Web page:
How to Play Jacks

By Kathy Adams
Playing jacks tests reflexes and coordination.

Jacks is an age-old game predating both the internet and television, keeping kids busy on local porches, sidewalks and smooth alleyways. This simple game, still available in toy shops, requires a set of 10 jacks, one ball and two or more players. Hand-eye coordination and a good sense of timing are the keys to winning this classic childhood game.

Picking the First Player

Traditionally, choosing the first player starts with one player at a time cupping all 10 jacks in their hands, tossing the jacks in the air, then flipping their hands over, catching as many jacks as possible on the backs of both hands. The winner -- the person that catches the most -- becomes the first player. Players can agree on any other method to choose who goes first.

Getting Started

Pick a smooth surface, such as a porch or level driveway, as the game playfield. Sit across from the other player, if playing with only one other person, or sit in a circle. If playing alone just to practice, sit wherever you like. Toss all ten jacks in front of you, within the circle or between you and the other player. Aim to keep the jacks fairly close to you, yet spread apart enough to grab them individually.

Perfecting the Play

Toss the ball up in the air, then pick up one jack and catch the ball with the same hand before it hits the ground. Repeat the process, again picking up just one jack and catching the ball in the same hand. Continue doing so until all ten jacks have been picked up to complete "onesies," then move on to "twosies," picking up two jacks at a time and catching the ball. Keep playing all the way through "tensies" -- as long as you remove the designated number of jacks and catch the ball successfully, it's still your turn. If you fail to remove the right number of jacks or catch the ball, it's the next player's turn. Your next turn happens after all other players get a chance, picking up where you left off, such as "foursies." The winner is the first person to successfully complete "tensies" or whomever collects the largest number of jacks at once after a predetermined number of rounds.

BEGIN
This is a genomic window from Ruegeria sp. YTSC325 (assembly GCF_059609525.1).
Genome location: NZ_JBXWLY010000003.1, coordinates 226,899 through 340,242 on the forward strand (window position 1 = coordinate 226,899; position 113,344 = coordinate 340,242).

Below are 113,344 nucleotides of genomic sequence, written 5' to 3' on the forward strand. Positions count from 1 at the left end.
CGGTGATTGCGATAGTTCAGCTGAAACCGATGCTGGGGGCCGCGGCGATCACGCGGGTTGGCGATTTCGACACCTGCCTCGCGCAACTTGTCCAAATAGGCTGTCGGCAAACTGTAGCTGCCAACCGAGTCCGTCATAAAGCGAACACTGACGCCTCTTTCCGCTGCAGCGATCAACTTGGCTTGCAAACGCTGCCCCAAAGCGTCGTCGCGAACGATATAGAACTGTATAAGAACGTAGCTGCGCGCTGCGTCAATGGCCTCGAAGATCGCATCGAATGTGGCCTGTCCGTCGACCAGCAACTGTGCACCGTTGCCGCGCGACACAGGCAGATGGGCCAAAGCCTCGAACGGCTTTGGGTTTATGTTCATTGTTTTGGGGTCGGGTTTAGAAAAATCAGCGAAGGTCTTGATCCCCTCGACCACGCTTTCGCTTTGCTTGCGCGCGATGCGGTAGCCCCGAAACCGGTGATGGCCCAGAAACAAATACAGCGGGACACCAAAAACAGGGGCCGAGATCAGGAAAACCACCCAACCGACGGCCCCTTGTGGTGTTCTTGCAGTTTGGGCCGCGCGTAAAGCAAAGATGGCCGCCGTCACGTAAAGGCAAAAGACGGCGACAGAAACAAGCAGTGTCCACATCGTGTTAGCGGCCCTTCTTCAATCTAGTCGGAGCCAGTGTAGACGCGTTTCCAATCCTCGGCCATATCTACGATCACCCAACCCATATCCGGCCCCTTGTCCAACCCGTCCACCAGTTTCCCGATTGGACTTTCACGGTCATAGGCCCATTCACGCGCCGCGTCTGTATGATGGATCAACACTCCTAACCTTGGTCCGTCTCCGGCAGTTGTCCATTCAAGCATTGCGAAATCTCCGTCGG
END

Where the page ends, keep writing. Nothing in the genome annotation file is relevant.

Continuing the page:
Basic Variations

Some play the game by bouncing the ball instead of throwing it up in the air, catching it before it hits the ground. Bouncing adds a slight amount of uncertainty, as the ball may bounce at an angle, making it harder to catch. Another basic variation calls for throwing the ball up in the air and allowing it to bounce once before catching it. Alter the number of bounces allowed, such as two, to make the game a little easier when collecting high numbers of jacks. To play alone, the game ends when you fail to collect the correct number of jacks, or if you do not catch the ball.

Safety Concerns

Keep the jacks away from young children or animals, as both the ball and jacks may be choking hazards. Stash the jacks safely out of reach of youngsters and pets after playing to prevent potential harm.

About the Author

Kathy Adams is an award-winning journalist and freelance writer who traveled the world handling numerous duties for music artists. She writes travel and budgeting tips and destination guides for USA Today, Travelocity and ForRent, among others. She enjoys exploring foreign locales and hiking off the beaten path stateside, snapping pics of wildlife and nature instead of selfies.